The most productive and humane result will come of viewing images of suffering when we attain this position, either how Sontag did it or in some other way. Better yet, Kleinman and Kleinman’s idea, cited by Sember—that “images will be used for sentimental effect, a form of privileged catharsis in which a swell of sympathy for those who are less fortunate than ourselves is an end in itself” (1628)— becomes very unlikely if people place themselves in a hybrid interventionist-memorialist position. Combining elements of both, the viewer can intervene in atrocities while respecting “the interpersonal space of suffering, the local, ethnographic context of action,” effectively from the “inside,” because the atrocities are so shocking to him that they eradicate any haughty, or even modest, conceptions of “us” and “them” (Kleinman and Kleinman 18). Shock translates to sharply perceptive empathy, not tidy sympathy, because the viewer of photography of war, famine or violence feels more than an obligation to help the people suffering. He feels that, in a way, he too is suffering. This hybrid position, albeit idealistic to expect of all, can provide a greater sense of humanity to the conscientious viewer—one that ties him or her to every other individual in the world in memorial sentiment and in obligation—so that Sontag’s notion, of the“breathtaking provinciality” of speaking of reality as spectacle, becomes unthinkable (97).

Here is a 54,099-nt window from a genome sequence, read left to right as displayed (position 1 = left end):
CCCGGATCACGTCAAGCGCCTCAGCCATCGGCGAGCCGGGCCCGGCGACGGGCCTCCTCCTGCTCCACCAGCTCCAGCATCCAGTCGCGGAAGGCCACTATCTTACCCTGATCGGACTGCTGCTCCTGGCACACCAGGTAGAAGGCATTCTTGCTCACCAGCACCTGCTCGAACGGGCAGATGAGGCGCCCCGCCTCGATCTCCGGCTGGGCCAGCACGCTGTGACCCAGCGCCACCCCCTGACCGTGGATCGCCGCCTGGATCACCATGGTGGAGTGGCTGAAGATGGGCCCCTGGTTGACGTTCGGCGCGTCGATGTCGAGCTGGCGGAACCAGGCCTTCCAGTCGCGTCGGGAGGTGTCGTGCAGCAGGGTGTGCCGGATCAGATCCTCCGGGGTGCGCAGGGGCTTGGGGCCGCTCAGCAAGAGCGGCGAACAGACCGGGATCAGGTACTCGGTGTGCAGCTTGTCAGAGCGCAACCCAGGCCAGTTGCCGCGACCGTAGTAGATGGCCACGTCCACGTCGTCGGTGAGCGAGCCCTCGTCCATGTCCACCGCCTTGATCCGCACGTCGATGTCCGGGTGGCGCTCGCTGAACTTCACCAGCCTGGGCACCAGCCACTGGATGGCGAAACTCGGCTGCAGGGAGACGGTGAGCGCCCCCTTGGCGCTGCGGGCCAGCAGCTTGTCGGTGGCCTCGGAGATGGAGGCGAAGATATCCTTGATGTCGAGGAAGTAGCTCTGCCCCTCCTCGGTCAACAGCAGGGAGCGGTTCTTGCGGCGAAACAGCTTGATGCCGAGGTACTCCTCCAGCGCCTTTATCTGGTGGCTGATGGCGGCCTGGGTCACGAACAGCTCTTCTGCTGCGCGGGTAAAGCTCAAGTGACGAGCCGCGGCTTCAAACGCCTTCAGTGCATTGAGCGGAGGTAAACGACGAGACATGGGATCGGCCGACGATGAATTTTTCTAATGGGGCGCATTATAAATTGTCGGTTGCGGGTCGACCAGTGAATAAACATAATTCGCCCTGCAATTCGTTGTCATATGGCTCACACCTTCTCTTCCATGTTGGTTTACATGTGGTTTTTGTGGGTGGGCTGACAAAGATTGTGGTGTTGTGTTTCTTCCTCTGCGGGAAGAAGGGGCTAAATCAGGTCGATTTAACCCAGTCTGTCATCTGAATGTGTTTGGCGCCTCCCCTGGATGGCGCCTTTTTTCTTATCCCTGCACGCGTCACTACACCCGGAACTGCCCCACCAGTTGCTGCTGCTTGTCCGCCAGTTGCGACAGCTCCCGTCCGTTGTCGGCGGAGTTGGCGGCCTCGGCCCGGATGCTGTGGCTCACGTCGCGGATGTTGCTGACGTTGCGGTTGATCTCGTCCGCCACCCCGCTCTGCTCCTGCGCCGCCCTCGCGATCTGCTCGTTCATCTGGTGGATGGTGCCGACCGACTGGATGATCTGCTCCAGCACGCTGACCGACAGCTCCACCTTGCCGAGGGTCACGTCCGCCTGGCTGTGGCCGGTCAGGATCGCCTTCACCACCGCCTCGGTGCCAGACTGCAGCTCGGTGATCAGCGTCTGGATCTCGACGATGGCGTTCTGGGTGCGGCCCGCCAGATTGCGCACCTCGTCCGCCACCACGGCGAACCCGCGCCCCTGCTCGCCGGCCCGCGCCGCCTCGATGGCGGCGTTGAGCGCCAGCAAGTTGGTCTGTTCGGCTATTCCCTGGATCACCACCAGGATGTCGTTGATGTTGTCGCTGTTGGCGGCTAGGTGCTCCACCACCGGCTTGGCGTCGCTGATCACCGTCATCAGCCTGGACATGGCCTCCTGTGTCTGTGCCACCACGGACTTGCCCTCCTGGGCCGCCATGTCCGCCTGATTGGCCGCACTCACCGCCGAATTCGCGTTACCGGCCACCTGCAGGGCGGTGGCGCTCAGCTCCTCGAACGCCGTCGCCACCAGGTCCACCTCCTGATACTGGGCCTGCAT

Daniel Berehulak photographed a starving child in Niger and titled his piece “Let Me Rest a Little, Brother.” It almost makes me cry. I feel a little ill. I want to help him because I can, and because I must. Because that “Brother” is me.